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Temporary SFTP/Rsync for traveling videography
March 20, 2012 10:40 AM   Subscribe

Temporary Cloud Backup on the road: I'm traveling this summer for 2 months in Europe and will be shooting HD footage at a rate of at most 64 GB a day (4 hrs) documenting music festivals. What would be the cheapest solution to do daily backups to a hosted service? By the end of the trip I at most will have 3 TB of video.

I currently have a BackBlaze account and have them for my desktop at home, but I worry that they won't be able to 'catch up' nightly if I tried to use them for on the road backups for a massive amount of files.

I have looked into Rsync and Amazon S3, but was curious if there is a better hosted solution that I can SFTP my raw footage up to nightly (or whenever I have access to WiFi) so that if my laptop dies I at most would have lost 1 day of video.

This would only be needed for 2 months, and after that I will transfer my footage back onto my computer, delete the unnecessary crap and then let BackBlaze 'catch up' with the remaining files.
posted by wcfields to Computers & Internet (10 answers total) 1 user marked this as a favorite
 
What the hell kind of Internet connection do you have on the road that's quick enough and cheap enough to push 64GB up nightly?

Surely a little clutch of USB hard drives would work better for this.
posted by flabdablet at 10:45 AM on March 20, 2012 [2 favorites]


seconding flab here

you're going to have a very tough time uploading that much data on a publically available connection at a hotel/hostel/cafe

64 Gb USB drives are $45 or so a pop, I'd buy a case of them and mail them to myself at regular intervals.
posted by Oktober at 10:48 AM on March 20, 2012 [1 favorite]


Yea, uploading 64 gig of data a night from a hotel is an aggressive target. Uploading with a client that speaks S3's language to a European S3 endpoint is probably your best bet, but I'd focus on having a big backup drive back at the hotel or in the car, as well as 3-4 small USB drives that you mail home every two weeks.
posted by jeffkramer at 10:50 AM on March 20, 2012


Honestly, trying to reliably upload that kind of data will be migraine inducing.

In my last job, we had remote data collection vans that would do about 200 gigs per day, a TB per week, or so. We messed about with various upload schemes, but the simple fact is that you can't beat the bandwidth of a UPS truck with a couple hard drives in it.

We used a bunch of external drives, mailed out daily and weekly back to home base where they were copied up to the primary storage array for processing.

We lost drives sometimes to damage and just getting lost. But with a copy in the van, and copy in the weekly, we were OK.

Based on that, I'd recommend you get a friend to work as home base, use some USB and external drives to mail back and forth. They can upload to a storage system of your choice using a faster, more stable connection.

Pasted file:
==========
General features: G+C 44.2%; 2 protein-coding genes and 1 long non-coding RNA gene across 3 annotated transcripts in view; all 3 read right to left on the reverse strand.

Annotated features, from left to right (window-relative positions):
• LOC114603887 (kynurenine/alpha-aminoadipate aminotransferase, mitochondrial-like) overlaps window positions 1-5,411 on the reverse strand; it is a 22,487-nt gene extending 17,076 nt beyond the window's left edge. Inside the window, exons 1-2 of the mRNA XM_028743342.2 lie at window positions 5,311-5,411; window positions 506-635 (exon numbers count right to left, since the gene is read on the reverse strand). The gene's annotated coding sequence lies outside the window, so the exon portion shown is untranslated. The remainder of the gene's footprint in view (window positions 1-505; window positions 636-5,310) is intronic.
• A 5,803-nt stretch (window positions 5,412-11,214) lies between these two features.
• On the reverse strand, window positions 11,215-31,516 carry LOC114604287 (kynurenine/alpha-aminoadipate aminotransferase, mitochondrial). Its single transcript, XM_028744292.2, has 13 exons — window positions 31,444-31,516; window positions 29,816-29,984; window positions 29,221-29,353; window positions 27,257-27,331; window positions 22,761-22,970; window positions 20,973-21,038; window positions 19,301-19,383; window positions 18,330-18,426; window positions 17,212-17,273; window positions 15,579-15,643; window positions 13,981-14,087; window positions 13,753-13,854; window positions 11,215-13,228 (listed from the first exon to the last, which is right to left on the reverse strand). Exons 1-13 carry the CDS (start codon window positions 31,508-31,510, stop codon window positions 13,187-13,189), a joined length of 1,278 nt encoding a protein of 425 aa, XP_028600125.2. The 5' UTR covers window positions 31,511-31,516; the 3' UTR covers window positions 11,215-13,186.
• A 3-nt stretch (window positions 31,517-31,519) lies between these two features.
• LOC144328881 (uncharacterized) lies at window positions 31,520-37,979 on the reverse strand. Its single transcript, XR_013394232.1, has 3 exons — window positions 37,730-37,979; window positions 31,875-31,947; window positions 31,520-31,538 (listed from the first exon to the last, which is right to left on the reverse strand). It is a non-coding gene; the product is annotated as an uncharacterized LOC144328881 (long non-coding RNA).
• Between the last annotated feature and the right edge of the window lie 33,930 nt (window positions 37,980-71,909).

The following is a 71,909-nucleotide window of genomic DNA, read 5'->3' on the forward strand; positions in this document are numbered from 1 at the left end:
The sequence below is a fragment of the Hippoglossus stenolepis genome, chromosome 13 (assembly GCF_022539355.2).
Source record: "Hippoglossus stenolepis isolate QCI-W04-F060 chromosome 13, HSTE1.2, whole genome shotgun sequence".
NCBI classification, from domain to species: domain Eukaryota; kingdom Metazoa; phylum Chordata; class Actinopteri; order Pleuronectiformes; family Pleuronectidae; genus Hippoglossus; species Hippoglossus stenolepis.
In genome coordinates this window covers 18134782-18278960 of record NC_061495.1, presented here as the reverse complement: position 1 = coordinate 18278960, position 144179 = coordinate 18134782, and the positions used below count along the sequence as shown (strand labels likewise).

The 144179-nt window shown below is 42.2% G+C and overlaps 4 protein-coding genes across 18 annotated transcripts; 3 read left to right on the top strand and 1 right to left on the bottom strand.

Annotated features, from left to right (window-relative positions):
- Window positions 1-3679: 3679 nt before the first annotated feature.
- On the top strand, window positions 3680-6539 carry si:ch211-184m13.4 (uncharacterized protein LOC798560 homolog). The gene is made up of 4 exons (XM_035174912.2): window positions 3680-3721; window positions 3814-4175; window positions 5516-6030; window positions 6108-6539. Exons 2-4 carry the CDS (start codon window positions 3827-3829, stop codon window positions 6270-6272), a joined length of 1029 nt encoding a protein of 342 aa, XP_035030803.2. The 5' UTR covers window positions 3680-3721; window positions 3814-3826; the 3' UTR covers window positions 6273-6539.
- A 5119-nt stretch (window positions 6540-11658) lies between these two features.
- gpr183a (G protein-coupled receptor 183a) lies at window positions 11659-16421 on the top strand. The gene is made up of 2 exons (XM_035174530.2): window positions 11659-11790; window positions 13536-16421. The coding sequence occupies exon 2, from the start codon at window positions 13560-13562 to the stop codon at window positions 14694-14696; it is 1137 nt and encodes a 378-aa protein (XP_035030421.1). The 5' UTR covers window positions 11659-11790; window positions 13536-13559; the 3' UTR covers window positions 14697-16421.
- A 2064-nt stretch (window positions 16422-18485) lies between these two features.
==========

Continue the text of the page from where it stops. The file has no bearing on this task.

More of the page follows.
Think multiple copies - thats the key. Assume some will get lost and build your system to work around that. Use MD5 Hashing to verify data integrity - we saw some corruption occasionally.
posted by Pogo_Fuzzybutt at 10:50 AM on March 20, 2012


Yeah, thinking about it needing that much bandwidth, it might be cheapest to buy 10-15 SDHC cards to supplement, and 3 cheapo USB drives to FedEx home at intervals.
posted by wcfields at 10:54 AM on March 20, 2012


That seems like the most reasonable solution, yes. Hell, even assuming that you'd never be booted off the network by connectivity or "please stop monopolizing our bandwidth, sir" reasons, I still very much doubt there's enough time in a day to upload 64 GB of data over a publicly available connection.
posted by Holy Zarquon's Singing Fish at 11:55 AM on March 20, 2012


Just to do the math on that:

That's around the bandwidth of five MiniDV tapes, which is unwieldy. Uploading 64 gig in 8 hours requires a couple of megabytes a second of bandwidth. The usual for a DSL or cable connection is around an order of magnitude less than that.
posted by Pronoiac at 1:59 PM on March 20, 2012 [1 favorite]


it might be cheapest to buy 10-15 SDHC cards to supplement

For the price of X gigabytes of flash storage you can usually get roughly 10X gigabytes of hard drive storage, and a typical USB hard drive will easily outpace a typical SDHC card reader/writer. 2.5" hard drives are small, light, strong enough to survive being mailed in a padded envelope and don't need additional power packs. I think you'd be better off making more copies on cheaper media.
posted by flabdablet at 10:27 PM on March 20, 2012


Also: you can use PAR2 to mitigate occasional data corruption.
posted by flabdablet at 10:33 PM on March 20, 2012


Yes, you'll probably need hard storage (drives or flash-based): I can't imagine how you'd get access to that kind of bandwidth, short of knowing people with access to I2 or fat corprate networks. If you can afford it, I would make two copies of each night's dump and ship them separately, or maybe hold one and ship one home.

(Also, this serves to support the old "never underestimate the bandwidth of a stationwagon fulll of backup tapes" line. :7)
posted by wenestvedt at 1:15 PM on March 21, 2012


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